When you calculate the savings through discounts listed above, lower monthly premiums and what you would spend in co-pays you will always come out ahead in the long run by self-insuring. You also have to calculate in all the exclusions on your policy, things the insurance doesn’t cover.
Insurance companies are in business to make money. They take in more money than they pay out or they won’t stay in business. Become your own profitable insurance company by self-insuring yourself and only pay for the minimum amount of insurance that would devastate you financially.
Thanks for sharing, Jason. Both the baby delivery and your wife’s surgery had some “lead time” — i.e. you’ll have time to comparison-shopping. However, in the case of ER, the patient and family would not be able to compare-shop. For example, one of my little ones was rushed to hospital by ambulance and stayed in ER for a few hours. In the end, he was okay. But, the total stay cost about $30K. Fortunately, I have the whole family covered under my health insurance.
So, I’m curious: why you don’t have health insurance to cover your family?
While you may be able to negotiate with hospitals and pre-pay to get such deals, you might not have the same luck paying for doctor bills outside a hospital.
My GP charges me $90 per visit!
But I have found 2 significant discounts: buying my meds through Walmart (Walgreens can’t compare, even with their discount card), AND getting blood tests done through a firm that contracts with labs across the nation. So, for what Quest or Tower Diagnostics would charge me for a two blood tests ($300, once!!) I can have done by Private MD Labs for maybe $100 or less.
We had a 6 month period when we moved from California back to the east coast where we had no health insurance and I know I did not sleep well. If my son climbed a tree, I would tell him to get down, if my daughter ran, I would tell her to walk. I think I was a basket case and just like with car and home sleep better knowing that I can always get the help we need.
We have insurance now through my husband’s employer, but notice that things have slowly crept up even in the last year. Between copays and allergy medicine we spent over $500 last month – so I know that even with insurance costs are rising.
They now have wellness clinics in the CVS in PA where we live and my husband went there a few weeks ago, because he felt an eye infection coming on. The doctor on duty was thorough and called him on Monday to check up on him. That was$65. I agree that insurance should be more about catastrophic illnesses…kinda like car insurance. I should be able to pay for well check or simple visit just as I would an oil change (more money of course).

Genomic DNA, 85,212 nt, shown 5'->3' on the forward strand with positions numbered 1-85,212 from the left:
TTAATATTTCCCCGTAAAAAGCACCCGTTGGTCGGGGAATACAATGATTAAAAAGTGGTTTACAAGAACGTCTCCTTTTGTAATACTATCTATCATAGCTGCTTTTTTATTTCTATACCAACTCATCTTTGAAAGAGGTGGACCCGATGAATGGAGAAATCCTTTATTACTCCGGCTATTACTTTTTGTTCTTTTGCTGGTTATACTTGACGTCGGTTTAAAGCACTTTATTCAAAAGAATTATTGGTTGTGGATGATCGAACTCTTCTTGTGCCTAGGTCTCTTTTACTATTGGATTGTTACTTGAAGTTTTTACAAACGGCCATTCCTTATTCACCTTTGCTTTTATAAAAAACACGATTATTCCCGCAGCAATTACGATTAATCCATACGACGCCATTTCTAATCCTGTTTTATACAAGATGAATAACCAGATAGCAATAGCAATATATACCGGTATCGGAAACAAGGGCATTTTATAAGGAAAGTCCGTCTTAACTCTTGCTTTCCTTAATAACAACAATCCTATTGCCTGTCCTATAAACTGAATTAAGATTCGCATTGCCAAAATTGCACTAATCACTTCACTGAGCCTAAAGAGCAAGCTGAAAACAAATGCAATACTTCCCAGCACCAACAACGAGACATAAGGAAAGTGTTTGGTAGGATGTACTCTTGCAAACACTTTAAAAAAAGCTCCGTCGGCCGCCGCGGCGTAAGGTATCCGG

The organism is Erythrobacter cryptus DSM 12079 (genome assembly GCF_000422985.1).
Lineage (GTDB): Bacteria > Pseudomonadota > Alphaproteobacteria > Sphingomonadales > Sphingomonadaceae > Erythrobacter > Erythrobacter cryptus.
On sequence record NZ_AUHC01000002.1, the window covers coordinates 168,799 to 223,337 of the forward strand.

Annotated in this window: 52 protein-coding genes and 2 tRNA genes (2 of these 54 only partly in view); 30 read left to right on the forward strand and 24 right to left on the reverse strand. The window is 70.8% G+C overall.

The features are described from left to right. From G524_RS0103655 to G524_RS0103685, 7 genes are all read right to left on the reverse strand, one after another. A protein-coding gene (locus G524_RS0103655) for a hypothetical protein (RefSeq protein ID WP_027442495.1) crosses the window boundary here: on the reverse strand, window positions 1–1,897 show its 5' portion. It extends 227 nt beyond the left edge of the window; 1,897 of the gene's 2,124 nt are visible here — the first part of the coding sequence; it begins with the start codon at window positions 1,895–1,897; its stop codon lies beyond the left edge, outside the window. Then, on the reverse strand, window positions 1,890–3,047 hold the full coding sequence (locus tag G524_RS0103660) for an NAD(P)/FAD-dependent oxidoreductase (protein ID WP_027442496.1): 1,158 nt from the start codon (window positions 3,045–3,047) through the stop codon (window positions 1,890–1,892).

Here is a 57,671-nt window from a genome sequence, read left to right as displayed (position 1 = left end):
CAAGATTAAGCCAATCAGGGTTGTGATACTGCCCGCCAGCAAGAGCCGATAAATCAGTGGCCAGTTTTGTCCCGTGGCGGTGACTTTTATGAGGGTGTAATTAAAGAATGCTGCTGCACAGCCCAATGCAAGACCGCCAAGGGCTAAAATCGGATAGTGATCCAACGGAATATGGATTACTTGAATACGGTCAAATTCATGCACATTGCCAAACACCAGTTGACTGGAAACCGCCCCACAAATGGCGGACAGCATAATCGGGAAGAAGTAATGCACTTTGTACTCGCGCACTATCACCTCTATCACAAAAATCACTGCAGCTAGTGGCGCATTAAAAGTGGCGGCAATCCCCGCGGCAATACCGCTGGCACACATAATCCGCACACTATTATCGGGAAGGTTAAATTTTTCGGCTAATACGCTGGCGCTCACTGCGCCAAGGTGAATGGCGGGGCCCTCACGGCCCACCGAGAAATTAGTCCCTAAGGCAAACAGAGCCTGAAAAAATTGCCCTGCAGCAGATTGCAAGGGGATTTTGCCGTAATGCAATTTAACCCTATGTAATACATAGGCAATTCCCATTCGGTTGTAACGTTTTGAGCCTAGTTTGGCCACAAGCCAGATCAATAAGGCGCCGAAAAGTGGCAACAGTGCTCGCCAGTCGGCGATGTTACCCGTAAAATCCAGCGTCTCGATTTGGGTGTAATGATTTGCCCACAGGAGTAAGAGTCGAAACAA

Something must be done, but my fear is that I hear nothing about an incremental approach which is my preference.
Keep mom and baby well!
Wow! As a Canadian, I tend to be quite blase about medical expenses. However, I salute you for talking about this. I will give odds that most people would never think that they had the option of looking and price checking or….. even asking for a discount. Thanks for opening my eyes.
I guess times have changed in more than one way. I had my third child in 1991 without health insurance. No discounts were available and we had to pay cash up front or they would not see us. The prenatal care, delivery, and only 18 hours in the hospital for mother & child cost 20% of our gross income that year. We paid cash as demanded but many other expenses went on credit cards, beginning the debt that oppressed us until the final part of it was paid off only a few months ago, when our daughter was 17 & 1/2 and 7 & 1/2 years after we divorced….
Jason, I really hope your luck holds, but I don’t know anyone whose luck did hold. In my experience it gives out around the age of 45, if not earlier.
This is the type of reform needed. Self pay makes prices go down as health care providers compete for your money.
Obviously, some form of catastrophic insurance would be needed in case of large medical bills, but for just about everything else you can pay it yourself. Just take what you’re currently spending on premiums and put it in a savings account to be used when little Tommy goes to the doctor.
I have a Health Savings Account, which works similarly. Unfortunately, I still have to pay fairly high premiums, but they are slightly lower than a conventional plan’s premium. I pocket the savings and put money into an interest bearing savings account with pre-tax dollars. We just had a baby and it worked really well.
No, I disagree, that peace of mind isn’t worth the premium we’re paying for!!! So many peoples stuck in bad jobs just to keep to have health insurance coverage for themselves & most importantly their families, how pathetic is that!??
Thanks, Jason, for reminding, not only shopping around for better prices but also ask for various payment terms! I checked myself into the General hospital ER (didn’t have health insurance), I asked for installment payments as I was unemployed without insurance. Knock-on-wood, I still have no insurance but I don’t lose sleep over it! It makes me vomit just thinking of how expensive these costs have become! I say, REFORM is the way to go, the system needs desperately AN OVERHAUL!
Great article! My perspective is NO health care insurance at all! What we never hear is what the cost of health care would be if competition was between the providers. Let’s see the physicians, hospitals, labs, dentists etc compete and watch prices of health care come plumeting down. If the costs are too high, make payments. Afterall, what do we think premiums are? At least payments would only be until the bill was paid off. Premiums are paid all of our lives even when we are not needing care. No one
between you and your doctor, no discrimination for pre-existing conditions or age or sickness or too heavy for your weight. Also, what would be eliminated, fraud. Even prevention would be possible. Join a gym, it’s cheaper than health care bills. What you never hear is, why do we have health care insurance? It was created so the providers would get paid! It wasn’t for us. So why are we supporting a billion dollar industry? If some are very poor, give them Medicaid.
Comments are closed.